Firstly, the Vario is marketed in the rest of the world (i.e. outside the USA) as a Mahlkonig - the Baratza is a parallel import in Oz, with all the warranty issues that may imply. Whether the badge is the only difference I do not know (from some US forums, I suspect the US Vario may be a different mechanism, however they may have been the original ("gen1") version. Both my Oz Mahlkonig Vario gen2s are actually Swiss made Dittings (they merged with Mahlkonig a while back).

    As a previous owner of 2 EM480s, I tried everything I had space for at home (very small kitchen) and the Vario was the only real step upwards in cup quality that would a) fit and b) beat the Breville Smartgrinder and the 480s by enough to bother upgrading. I offloaded 17 commercial grinders a while back as the Vario trounced all of them in the cup and was also suitable for domestic use. If I ever worked in another cafe (no chance), I would regret selling my Mazzer Major: the only one that did a similar job, albeit at a lot more noise, space and grind retention. FWIW, I actually regret selling both of my 480s, as when summer rocked up I needed something to grind coarse for my iced coffees / cold steep and cold drip. I should have kept one of them. Be aware, the Vario is really a Turkish to Espresso specialist grinder, anything grinds better at coarser settings IMO - that is why the Vario has an optional set of steel burrs for those who want coarser grinds (shakes head thinking why would anyone spend that kind of dollars for a grind texture that anything else can do easily?).

    I just cut and pasted this next bit from my CS notes. After another year or so of use, they are still an accurate reflection of living with a pair of gen2s:-

    For home use the gen2 has two minor quirks/annoyances*, neither of which affects the flavour in the cup. Both my gen2's have the rare gift of being small, quiet, unobtrusive & SWMBO inoffensive. An accurate timer (repeats are within 0.1g!), well over 50 real "within espresso range"settings, a very narrow particle spread and minimal grind retention adds to the charm. The gen2 is still the only electric home grinder I know of that can also go straight into my Ibrik when I feel like a (very) traditional Turkish coffee. My antique Turkish hand grinder is now "surplus to requirements" other than as an ornament. No static, no clumping, no mess on the bench** helps to make the gen2 the easiest grinder to live with at home that I know of - and since my first espresso encounter was 1970, that is a hell of a lot of grinders!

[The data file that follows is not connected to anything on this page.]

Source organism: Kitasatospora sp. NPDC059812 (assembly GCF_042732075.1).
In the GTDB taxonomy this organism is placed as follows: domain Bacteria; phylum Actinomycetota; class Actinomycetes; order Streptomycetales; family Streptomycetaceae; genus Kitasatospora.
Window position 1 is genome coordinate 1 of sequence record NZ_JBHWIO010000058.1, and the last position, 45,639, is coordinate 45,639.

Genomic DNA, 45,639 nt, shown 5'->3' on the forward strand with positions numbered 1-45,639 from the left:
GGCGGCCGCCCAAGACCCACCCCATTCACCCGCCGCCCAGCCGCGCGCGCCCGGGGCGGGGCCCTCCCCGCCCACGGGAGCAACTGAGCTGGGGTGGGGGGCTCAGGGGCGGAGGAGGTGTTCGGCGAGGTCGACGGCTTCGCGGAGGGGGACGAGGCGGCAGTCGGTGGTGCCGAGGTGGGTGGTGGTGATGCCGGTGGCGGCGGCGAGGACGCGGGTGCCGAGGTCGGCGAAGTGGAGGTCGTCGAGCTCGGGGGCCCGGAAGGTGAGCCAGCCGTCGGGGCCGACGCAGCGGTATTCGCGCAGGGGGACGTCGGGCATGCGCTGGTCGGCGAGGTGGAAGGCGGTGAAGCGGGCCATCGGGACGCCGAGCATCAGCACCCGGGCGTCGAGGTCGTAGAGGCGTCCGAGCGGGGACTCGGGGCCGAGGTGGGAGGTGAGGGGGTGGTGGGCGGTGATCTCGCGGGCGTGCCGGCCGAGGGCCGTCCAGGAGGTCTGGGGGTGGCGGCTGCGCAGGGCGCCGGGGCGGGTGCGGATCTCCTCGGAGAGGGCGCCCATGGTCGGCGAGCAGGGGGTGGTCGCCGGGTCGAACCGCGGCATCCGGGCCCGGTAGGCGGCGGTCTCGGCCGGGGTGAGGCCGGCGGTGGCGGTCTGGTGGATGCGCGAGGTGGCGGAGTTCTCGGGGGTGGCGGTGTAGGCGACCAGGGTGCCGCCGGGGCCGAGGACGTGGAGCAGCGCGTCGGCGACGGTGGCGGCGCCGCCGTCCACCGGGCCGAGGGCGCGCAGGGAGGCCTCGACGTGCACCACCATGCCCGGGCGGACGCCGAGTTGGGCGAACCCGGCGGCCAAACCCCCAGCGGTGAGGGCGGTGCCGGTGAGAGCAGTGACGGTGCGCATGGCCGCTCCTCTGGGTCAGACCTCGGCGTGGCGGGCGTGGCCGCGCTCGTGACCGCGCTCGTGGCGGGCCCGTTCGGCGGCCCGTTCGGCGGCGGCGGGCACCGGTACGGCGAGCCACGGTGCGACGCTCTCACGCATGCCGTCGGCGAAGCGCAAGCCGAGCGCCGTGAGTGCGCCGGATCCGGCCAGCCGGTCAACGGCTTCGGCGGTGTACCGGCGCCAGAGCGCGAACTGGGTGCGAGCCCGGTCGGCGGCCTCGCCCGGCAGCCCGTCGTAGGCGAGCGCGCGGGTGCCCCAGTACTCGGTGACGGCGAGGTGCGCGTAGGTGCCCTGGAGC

Of course, all the above would be completely irrelevant to me if they didn't also happen to produce the best quality of "in the cup" espresso / Turkish coffee of any home grinder I know - and not by a small margin. Very few commercial grinders come close to the in the cup experience. The commercial ones that do are well over $2000 - i.e. three times the price and they are not really suitable in a domestic kitchen for low intermittent home use anyway AFAIAC.

    * The quirks
    a) You have to have the motor running to adjust it finer. Failure to do this usually ejects the fine adjuster - a below 5 minute fix requiring the removal of one phillips head #2 screw - you don't even have to move it off the bench or empty the hopper to fix it. Several of my friends have Varios and most of them have needed this at least once (as have I...one sleep deprived morning). I suppose it is the price of trying to fit commercial adjusters into an impossibly small space - a fair trade off I guess.
    b) It does not have a grind on demand (start stop) switch. For the life of me I cannot see why Ditting did not integrate a "push in the portafilter to start" switch with their timer. To this day, every time I go to a site with grind on demand switch I resent the Vario's lack - especially the ones with Ditting commercial grinders... I would even buy a gen3 if that was the only difference.
    ** Update: The Varios have yet to throw a single grain of coffee onto the bench. No way did I expect to be able to say that about any grinder - ever!

    Hope this helps.

    TampIt
    PS: my older gen2 has done well over 150Kg, my newer one is probably at around 10Kg. Both sets of ceramic burrs are unmarked and look identical. I expect both Varios to have a long domestic life if they are cleaned out properly every 500g or so of coffee (keeps the chamber empty enough to keep the particle spread tight).
    BTW, the last gen2 a friend bought a few weeks back now has an all metal portafilter holder. As my "antistatic plastic" / metal combo ones have never given any trouble, I have no idea if that is more than a sideways move. It still fails to spray grounds all over the bench, so it is not a move backwards. Otherwise it is identical to my much older ones.

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    Wow, thanks heaps, @TampIt. That's a very thorough and helpful review.
    I also make cold steep on weekends as it's practically summer all year round here